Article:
Children who are traumatized will often externalize their feelings and memories because the impact of abuse is simply beyond what they can communicate, or the child may feel too frightened or intimidated to express what they are feeling. It is also common for abused children to act out by recreating the abuse done to them (which often is a sign of Post Traumatic Stress Disorder)–common forms of acting out may include: aggression/violence, sexualized play, impulsive behavior, and showing what they feel or experience through play.

I found that creating a “Safety Box” really helped my children cope with abuse, and gave them a constructive outlet for their feelings. It will take time for a child to heal. Reinforcing safe, positive behaviors is one step towards healing and giving a child a sense of control over themselves.

What You Will Need:

* A Box or Container (Be as creative as possible–may also consider a basket, a safe, a backpack, a folder, a jewelry box or choose to make your own box!)

* Decorations for the box with glue/glue gun or tape. Some ideas: stickers, markers/crayons/paint, magazines or clippings, buttons, sea shells, artificial flowers/plants or bits of fabric/lace. Again, be as creative as possible 🙂

*A safe place to put the box in. It is important the child is able to choose where to put the box, and for an adult to remember where it is kept (in case they forget) and to keep that place safe. It is best to choose one place and keep the box in that once place. Also, establish rules with other siblings or family members not to go into the box, privacy is essential to a feeling of safety.

Step 1: Explain to the child that you are going to make a “safety box”. The “safety box” is a super cool box to keep your treasures in; it also is a safe place to put your feelings. Since you can’t touch your feelings, you can put things inside that are special to you, and remind you of your feelings. The “safety box” is your own box, and no one will go in it unless you say.

(Note: I tell my children that feelings are like the air inside a balloon. Your body is the balloon, your feelings fill you like air. When you have a “big feeling” or a tough feeling, the balloon fills up really fast and gets big. If you can’t talk about your feelings, the balloon feels ready to pop. If you ask for help (name special people to the child) with your feelings, they won’t get so big and you can fill your balloon with other feelings (name feelings: happy, excited, calm, etc).

Step 2: You may consider giving the box a special name, that is familiar to your child like: treasure chest, rocket ship, sandbox, Bob’s Tool Box, or use the name the child uses to describe their feelings (my children call their box the “Big Feeling Box“).  Using lingo familiar to the child will help you both communicate, and emphasize to the child that they are important and that you are listening. When the child can choose the name of the box, they will again feel more in control, and better be able to identify what is going on inside (ie: emotions, memories, fears, questions, etc).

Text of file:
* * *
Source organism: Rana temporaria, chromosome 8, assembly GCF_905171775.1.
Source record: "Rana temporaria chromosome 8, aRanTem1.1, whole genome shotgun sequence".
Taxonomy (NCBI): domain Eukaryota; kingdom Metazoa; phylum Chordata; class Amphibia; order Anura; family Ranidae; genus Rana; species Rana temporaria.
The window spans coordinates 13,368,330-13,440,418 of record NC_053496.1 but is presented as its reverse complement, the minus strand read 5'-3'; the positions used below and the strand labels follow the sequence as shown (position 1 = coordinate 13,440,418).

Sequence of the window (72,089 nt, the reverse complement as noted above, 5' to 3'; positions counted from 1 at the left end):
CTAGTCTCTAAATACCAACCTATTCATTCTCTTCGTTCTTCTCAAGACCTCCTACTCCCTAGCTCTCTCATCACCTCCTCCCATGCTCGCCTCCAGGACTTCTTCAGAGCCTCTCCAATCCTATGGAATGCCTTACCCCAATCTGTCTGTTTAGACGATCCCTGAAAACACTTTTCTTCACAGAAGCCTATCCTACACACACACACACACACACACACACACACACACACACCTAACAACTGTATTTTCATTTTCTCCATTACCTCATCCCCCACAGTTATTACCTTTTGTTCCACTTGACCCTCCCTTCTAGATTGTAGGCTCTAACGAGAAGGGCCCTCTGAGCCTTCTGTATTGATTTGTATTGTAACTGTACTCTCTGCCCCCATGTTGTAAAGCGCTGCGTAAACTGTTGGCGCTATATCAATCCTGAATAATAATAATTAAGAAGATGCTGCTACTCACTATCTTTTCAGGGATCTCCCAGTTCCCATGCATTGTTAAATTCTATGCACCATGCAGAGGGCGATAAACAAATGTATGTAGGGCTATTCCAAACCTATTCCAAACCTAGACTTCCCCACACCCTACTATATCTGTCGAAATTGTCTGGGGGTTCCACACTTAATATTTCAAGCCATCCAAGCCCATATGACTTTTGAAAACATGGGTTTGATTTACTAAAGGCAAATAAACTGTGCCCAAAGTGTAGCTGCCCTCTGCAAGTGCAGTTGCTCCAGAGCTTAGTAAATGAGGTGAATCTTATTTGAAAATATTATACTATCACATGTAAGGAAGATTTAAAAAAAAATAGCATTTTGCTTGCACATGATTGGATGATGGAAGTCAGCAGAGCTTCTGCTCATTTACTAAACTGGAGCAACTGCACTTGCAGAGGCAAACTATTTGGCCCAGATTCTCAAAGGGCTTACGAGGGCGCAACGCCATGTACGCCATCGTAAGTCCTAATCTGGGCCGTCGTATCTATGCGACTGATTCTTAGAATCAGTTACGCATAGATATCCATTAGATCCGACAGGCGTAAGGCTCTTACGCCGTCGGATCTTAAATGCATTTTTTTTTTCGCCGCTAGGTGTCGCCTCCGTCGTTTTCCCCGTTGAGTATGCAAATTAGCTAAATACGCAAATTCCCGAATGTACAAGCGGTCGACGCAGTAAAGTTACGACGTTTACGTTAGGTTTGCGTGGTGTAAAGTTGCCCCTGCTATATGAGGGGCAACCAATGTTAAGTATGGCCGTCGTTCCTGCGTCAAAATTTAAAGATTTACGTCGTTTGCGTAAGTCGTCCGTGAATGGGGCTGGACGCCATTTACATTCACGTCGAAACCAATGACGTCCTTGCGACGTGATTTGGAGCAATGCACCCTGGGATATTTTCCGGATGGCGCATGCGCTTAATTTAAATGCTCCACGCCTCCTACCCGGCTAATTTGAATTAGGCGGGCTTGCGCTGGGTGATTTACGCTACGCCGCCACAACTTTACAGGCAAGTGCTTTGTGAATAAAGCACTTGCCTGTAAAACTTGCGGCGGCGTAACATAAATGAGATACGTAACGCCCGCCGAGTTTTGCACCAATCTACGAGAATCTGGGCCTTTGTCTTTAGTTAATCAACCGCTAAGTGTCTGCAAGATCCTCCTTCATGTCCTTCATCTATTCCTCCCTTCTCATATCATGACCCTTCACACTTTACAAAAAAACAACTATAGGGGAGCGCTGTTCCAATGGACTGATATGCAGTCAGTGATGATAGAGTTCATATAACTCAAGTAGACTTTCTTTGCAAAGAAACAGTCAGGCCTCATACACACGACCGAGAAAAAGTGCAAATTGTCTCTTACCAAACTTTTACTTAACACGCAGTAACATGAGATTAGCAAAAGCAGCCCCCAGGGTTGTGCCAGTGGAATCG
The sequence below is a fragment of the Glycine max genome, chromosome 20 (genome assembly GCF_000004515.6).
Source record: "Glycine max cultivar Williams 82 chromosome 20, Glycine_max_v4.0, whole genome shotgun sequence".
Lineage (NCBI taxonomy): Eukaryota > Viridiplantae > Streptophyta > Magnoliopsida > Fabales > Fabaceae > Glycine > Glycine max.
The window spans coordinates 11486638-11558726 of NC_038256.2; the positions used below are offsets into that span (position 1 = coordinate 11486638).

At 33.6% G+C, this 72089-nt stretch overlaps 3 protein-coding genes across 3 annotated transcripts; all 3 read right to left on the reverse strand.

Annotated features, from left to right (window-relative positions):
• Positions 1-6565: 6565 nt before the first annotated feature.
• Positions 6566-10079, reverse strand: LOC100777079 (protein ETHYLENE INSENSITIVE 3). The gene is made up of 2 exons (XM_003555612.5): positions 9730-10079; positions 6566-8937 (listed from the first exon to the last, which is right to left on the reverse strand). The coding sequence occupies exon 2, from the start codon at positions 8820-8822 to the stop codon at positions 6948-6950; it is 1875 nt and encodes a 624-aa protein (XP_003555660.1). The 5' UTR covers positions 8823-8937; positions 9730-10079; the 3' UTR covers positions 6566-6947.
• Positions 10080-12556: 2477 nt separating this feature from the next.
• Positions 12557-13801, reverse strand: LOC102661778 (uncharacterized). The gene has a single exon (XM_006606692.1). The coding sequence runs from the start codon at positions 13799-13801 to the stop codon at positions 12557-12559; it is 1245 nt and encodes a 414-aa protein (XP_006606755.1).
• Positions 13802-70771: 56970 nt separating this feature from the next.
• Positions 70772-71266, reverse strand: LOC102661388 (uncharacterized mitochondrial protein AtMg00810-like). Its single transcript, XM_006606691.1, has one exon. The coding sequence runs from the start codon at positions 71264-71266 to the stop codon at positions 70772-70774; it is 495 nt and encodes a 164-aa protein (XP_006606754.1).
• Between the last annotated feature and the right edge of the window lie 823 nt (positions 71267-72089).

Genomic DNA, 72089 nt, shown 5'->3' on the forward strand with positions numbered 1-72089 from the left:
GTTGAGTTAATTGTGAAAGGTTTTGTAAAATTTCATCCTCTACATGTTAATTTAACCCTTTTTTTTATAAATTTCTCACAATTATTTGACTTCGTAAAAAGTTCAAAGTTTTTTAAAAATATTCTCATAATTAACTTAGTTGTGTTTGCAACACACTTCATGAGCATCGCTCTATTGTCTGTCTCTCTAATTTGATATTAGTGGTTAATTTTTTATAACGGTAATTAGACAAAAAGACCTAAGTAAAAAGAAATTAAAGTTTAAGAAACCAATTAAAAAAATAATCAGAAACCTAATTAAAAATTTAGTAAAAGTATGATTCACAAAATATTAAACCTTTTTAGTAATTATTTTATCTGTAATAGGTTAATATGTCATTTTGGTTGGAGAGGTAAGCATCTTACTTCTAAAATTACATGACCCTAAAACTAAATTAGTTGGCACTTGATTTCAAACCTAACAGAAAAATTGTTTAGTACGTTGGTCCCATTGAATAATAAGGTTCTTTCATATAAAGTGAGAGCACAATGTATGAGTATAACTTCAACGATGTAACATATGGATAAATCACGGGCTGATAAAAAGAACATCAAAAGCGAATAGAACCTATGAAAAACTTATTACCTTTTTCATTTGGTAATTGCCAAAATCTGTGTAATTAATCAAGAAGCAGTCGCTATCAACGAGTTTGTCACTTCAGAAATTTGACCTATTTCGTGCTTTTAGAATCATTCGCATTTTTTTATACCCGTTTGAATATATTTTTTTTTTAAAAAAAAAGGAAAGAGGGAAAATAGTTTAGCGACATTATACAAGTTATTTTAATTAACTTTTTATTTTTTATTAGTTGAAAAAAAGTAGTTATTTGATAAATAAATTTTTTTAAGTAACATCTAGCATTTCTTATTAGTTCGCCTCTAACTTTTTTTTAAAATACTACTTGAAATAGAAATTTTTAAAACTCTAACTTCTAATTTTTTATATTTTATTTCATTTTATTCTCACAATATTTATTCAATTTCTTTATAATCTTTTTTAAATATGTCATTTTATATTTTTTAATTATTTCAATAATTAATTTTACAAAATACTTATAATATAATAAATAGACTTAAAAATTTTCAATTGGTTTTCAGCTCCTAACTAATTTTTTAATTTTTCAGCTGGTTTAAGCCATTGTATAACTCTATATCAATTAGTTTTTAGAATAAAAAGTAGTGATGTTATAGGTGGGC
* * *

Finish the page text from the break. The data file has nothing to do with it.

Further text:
Step 3: Decorate the box. What works for my family, is to lay newspaper on a table then spread all the materials on top of the table. I let my children choose how to decorate the box, and help when needed. I do not direct or tell my children what to do–I let their imagination do the work.  It may help to have some music playing in the background. Use lots of positive encouragement, praise your child as they go along; you want your child to feel comfortable with the box, and again to feel they are safe, loved and respected.

Step 4: Once the box is complete, you get to fill it! For my children, this is a gradual process. I don’t have any rules (haha–except no food inside!) and let my children make changes or adaptions as needed. It’s really interesting because my children seemed to know what should go inside, and why it is important without too much input from me.

Ideas of What May Go Inside: Photographs, Drawings, Rocks/Feathers/Shells & Nature Objects, Favorite Toys, Momentos, Cards/Letters, Stickers…

I would be aware that your child may create a story or a routine with their box. Allow the child to express themselves, and be available to share that with the them. The really cool thing about the “safety box” is that it becomes the child’s own creation–they have a safe place to externalize feelings while also receiving, from you, the love and validation they need.



Helpguide: Emotional & Psychological Trauma:

NIMH: Helping Children & Adolescents Cope with Violence & Disasters:

Parenting Sexually Abuse Children in Jewish Communities (Lots of information and help including how to discipline abused children, what to do when parents mistreat their children in public, specific populations of victims and much more…)

SupportLine-Problems: Child Abuse (resources in the UK, has safety tips for children and advise on how to talk to your children about abuse):